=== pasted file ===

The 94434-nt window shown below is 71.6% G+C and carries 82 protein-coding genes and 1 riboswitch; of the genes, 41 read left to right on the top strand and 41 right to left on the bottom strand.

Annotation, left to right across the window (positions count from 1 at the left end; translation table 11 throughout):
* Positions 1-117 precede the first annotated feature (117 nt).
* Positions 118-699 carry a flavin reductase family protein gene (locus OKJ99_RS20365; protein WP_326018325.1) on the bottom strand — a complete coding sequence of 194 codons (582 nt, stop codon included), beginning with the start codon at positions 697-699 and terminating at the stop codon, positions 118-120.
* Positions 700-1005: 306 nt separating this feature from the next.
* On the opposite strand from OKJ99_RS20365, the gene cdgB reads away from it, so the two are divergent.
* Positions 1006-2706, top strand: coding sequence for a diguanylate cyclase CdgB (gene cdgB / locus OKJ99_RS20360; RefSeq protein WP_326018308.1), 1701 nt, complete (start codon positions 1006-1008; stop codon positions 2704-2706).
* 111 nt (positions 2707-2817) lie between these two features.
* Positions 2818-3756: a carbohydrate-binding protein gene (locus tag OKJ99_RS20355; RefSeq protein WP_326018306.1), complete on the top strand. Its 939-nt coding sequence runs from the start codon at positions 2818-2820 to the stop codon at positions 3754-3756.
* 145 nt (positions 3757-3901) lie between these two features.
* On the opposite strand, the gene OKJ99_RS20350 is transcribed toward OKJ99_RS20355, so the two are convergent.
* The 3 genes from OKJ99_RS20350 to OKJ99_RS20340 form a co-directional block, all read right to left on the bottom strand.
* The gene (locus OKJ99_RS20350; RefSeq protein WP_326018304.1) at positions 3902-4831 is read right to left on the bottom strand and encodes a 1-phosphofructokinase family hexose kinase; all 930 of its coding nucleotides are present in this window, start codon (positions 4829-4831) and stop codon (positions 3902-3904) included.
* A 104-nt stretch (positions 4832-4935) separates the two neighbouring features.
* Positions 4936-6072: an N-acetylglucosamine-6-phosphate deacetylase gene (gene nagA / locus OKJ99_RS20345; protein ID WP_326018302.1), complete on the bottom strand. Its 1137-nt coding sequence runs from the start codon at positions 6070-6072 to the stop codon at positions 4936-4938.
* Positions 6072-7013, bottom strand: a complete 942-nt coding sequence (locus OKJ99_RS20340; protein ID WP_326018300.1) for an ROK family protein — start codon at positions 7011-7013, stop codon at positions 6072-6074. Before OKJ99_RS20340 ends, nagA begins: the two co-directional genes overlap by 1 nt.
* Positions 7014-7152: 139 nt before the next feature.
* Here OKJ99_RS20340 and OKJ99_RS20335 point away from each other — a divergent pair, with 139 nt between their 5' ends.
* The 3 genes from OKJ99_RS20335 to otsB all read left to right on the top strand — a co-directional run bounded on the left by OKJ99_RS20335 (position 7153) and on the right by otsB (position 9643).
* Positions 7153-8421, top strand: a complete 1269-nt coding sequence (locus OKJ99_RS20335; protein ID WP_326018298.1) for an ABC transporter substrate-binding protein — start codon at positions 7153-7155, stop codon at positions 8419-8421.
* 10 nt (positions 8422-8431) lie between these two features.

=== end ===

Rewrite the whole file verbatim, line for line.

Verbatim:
The 94434-nt window shown below is 71.6% G+C and carries 82 protein-coding genes and 1 riboswitch; of the genes, 41 read left to right on the top strand and 41 right to left on the bottom strand.

Annotation, left to right across the window (positions count from 1 at the left end; translation table 11 throughout):
* Positions 1-117 precede the first annotated feature (117 nt).
* Positions 118-699 carry a flavin reductase family protein gene (locus OKJ99_RS20365; protein WP_326018325.1) on the bottom strand — a complete coding sequence of 194 codons (582 nt, stop codon included), beginning with the start codon at positions 697-699 and terminating at the stop codon, positions 118-120.
* Positions 700-1005: 306 nt separating this feature from the next.
* On the opposite strand from OKJ99_RS20365, the gene cdgB reads away from it, so the two are divergent.
* Positions 1006-2706, top strand: coding sequence for a diguanylate cyclase CdgB (gene cdgB / locus OKJ99_RS20360; RefSeq protein WP_326018308.1), 1701 nt, complete (start codon positions 1006-1008; stop codon positions 2704-2706).
* 111 nt (positions 2707-2817) lie between these two features.
* Positions 2818-3756: a carbohydrate-binding protein gene (locus tag OKJ99_RS20355; RefSeq protein WP_326018306.1), complete on the top strand. Its 939-nt coding sequence runs from the start codon at positions 2818-2820 to the stop codon at positions 3754-3756.
* 145 nt (positions 3757-3901) lie between these two features.
* On the opposite strand, the gene OKJ99_RS20350 is transcribed toward OKJ99_RS20355, so the two are convergent.
* The 3 genes from OKJ99_RS20350 to OKJ99_RS20340 form a co-directional block, all read right to left on the bottom strand.
* The gene (locus OKJ99_RS20350; RefSeq protein WP_326018304.1) at positions 3902-4831 is read right to left on the bottom strand and encodes a 1-phosphofructokinase family hexose kinase; all 930 of its coding nucleotides are present in this window, start codon (positions 4829-4831) and stop codon (positions 3902-3904) included.
* A 104-nt stretch (positions 4832-4935) separates the two neighbouring features.
* Positions 4936-6072: an N-acetylglucosamine-6-phosphate deacetylase gene (gene nagA / locus OKJ99_RS20345; protein ID WP_326018302.1), complete on the bottom strand. Its 1137-nt coding sequence runs from the start codon at positions 6070-6072 to the stop codon at positions 4936-4938.
* Positions 6072-7013, bottom strand: a complete 942-nt coding sequence (locus OKJ99_RS20340; protein ID WP_326018300.1) for an ROK family protein — start codon at positions 7011-7013, stop codon at positions 6072-6074. Before OKJ99_RS20340 ends, nagA begins: the two co-directional genes overlap by 1 nt.
* Positions 7014-7152: 139 nt before the next feature.
* Here OKJ99_RS20340 and OKJ99_RS20335 point away from each other — a divergent pair, with 139 nt between their 5' ends.
* The 3 genes from OKJ99_RS20335 to otsB all read left to right on the top strand — a co-directional run bounded on the left by OKJ99_RS20335 (position 7153) and on the right by otsB (position 9643).
* Positions 7153-8421, top strand: a complete 1269-nt coding sequence (locus OKJ99_RS20335; protein ID WP_326018298.1) for an ABC transporter substrate-binding protein — start codon at positions 7153-7155, stop codon at positions 8419-8421.
* 10 nt (positions 8422-8431) lie between these two features.